Supporters, including McMaster, say the waiver allows the S.C. Department of Social Services to license faith-based child-placement agencies without requiring them to abandon their religious beliefs.
But opponents argue it allows taxpayer-funded discrimination based on religion by allowing federally-funded adoption and foster-care agencies to turn away same-sex couples and others who don’t share the organization’s Christian beliefs.
An online application form requires parents to indicate they agree with Miracle Hill’s doctrinal statement, according to the lawsuit.
The statement says the agency believes “God’s design for marriage is the legal joining of one man and one woman in a life-long covenant relationship. God creates each person as either male or female, and these two distinct, complementary sexes, together reflect the image and nature of God.”
According to the Greenville News, Miracle Hill also turned away a Jewish woman because she didn’t share the organization’s Christian beliefs.
Reid Lehman, president and chief executive of Miracle Hill Ministries, said the agency encouraged Rogers and Welch to volunteer in other ways with its ministry, and provided information of several other foster agencies in the Upstate “that will partner with any qualified individual or couple.”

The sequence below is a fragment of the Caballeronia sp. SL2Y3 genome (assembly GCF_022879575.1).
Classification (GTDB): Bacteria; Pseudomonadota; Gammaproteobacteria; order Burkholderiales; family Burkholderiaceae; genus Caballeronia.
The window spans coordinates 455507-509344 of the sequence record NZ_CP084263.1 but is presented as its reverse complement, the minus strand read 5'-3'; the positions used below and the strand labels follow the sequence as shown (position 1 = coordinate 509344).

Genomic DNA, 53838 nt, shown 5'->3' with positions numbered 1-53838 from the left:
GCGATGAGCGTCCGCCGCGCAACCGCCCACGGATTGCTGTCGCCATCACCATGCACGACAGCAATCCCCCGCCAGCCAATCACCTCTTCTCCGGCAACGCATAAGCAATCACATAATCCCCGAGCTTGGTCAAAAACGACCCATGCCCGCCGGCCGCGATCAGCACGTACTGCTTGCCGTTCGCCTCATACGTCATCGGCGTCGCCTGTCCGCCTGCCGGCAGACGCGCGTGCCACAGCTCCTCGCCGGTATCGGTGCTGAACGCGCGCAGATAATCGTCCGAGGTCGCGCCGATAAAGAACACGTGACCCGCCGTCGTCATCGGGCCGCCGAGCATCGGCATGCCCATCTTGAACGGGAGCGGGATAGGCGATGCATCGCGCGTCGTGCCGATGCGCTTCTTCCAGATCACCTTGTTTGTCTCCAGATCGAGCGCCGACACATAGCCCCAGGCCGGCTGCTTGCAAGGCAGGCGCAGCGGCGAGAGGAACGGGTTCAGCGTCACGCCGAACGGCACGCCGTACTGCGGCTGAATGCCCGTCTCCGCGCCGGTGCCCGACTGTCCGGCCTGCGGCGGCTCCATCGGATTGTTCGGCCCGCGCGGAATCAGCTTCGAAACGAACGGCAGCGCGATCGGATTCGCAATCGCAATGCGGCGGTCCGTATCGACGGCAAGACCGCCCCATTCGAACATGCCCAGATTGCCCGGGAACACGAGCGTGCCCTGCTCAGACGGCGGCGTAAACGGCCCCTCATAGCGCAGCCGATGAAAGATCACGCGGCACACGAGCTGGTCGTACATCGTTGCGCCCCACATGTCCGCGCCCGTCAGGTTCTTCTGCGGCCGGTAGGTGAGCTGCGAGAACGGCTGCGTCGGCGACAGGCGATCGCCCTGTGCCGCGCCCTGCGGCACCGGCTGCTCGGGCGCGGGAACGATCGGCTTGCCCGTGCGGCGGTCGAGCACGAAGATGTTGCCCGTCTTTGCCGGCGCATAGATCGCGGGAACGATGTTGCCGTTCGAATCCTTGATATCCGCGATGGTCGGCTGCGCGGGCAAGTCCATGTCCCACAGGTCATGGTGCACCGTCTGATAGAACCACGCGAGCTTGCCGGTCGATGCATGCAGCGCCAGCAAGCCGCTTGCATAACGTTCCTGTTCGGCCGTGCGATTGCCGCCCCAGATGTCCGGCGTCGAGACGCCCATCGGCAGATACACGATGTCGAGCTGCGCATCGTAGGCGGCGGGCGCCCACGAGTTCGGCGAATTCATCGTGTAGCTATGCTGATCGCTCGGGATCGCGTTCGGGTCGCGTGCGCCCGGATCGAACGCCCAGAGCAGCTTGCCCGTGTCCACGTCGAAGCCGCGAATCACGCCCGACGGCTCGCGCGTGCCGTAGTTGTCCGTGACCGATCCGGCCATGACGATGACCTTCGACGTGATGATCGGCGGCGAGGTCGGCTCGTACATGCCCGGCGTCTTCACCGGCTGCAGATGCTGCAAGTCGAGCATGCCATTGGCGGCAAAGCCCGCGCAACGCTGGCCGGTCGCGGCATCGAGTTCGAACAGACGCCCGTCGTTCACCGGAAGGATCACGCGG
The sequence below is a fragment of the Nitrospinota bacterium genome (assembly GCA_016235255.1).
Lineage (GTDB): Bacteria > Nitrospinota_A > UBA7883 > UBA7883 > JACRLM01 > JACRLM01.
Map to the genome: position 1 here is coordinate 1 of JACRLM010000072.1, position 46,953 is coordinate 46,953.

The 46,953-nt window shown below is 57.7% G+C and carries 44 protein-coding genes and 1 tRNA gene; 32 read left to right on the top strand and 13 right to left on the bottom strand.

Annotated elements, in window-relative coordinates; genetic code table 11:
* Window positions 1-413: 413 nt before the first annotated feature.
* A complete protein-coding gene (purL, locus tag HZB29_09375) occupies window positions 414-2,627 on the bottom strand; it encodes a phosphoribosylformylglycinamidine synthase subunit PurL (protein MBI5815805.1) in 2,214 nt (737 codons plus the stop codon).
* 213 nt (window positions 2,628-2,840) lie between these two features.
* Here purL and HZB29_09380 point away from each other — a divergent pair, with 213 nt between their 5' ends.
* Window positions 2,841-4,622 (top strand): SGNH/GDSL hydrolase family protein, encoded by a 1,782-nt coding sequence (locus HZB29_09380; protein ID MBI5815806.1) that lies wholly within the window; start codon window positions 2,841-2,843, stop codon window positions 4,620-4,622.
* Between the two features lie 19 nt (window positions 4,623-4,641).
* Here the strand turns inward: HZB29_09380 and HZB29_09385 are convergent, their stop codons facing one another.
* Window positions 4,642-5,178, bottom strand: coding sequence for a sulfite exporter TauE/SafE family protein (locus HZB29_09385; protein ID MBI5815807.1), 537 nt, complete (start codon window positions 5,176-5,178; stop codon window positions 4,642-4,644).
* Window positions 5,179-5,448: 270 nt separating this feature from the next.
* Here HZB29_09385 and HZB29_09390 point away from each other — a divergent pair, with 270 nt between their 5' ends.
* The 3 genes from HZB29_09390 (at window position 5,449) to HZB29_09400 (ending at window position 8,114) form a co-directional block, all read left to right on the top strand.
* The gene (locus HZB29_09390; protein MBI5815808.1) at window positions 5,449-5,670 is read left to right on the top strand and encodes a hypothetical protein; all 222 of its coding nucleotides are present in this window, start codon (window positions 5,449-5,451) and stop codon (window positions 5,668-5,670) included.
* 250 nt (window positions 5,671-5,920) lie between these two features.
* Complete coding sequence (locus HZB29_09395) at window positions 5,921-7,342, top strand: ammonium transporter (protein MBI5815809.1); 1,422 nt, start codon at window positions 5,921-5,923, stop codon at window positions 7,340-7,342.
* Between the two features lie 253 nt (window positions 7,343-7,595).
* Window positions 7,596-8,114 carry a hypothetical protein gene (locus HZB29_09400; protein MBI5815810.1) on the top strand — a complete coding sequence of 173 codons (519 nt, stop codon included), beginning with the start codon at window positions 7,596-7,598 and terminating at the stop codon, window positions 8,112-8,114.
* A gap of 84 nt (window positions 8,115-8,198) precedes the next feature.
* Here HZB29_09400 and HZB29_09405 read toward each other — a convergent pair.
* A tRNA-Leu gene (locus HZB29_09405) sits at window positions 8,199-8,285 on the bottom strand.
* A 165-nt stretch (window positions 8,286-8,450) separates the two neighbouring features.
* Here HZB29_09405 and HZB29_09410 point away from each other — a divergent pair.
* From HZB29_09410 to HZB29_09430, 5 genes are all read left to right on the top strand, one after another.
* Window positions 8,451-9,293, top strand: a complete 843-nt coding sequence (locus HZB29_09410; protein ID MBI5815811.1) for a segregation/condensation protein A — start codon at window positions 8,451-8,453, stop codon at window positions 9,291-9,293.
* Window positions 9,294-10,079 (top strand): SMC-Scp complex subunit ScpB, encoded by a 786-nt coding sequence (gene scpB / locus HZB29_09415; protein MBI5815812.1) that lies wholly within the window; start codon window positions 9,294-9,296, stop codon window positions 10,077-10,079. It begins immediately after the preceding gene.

“Faith-based foster care agencies are working hard to end the foster care crisis and should be allowed to participate in the child welfare system while maintaining their religious convictions and practices,” Lehman said in a statement. ”It is in the best interest of South Carolina’s children to allow as many unique foster care agencies as possible to increase the pool of available foster homes.”
Welch said faith is part of her family’s life, and “it is hurtful and insulting to us that Miracle Hill’s religious view of what a family must look like deprives foster children of a nurturing, supportive home.”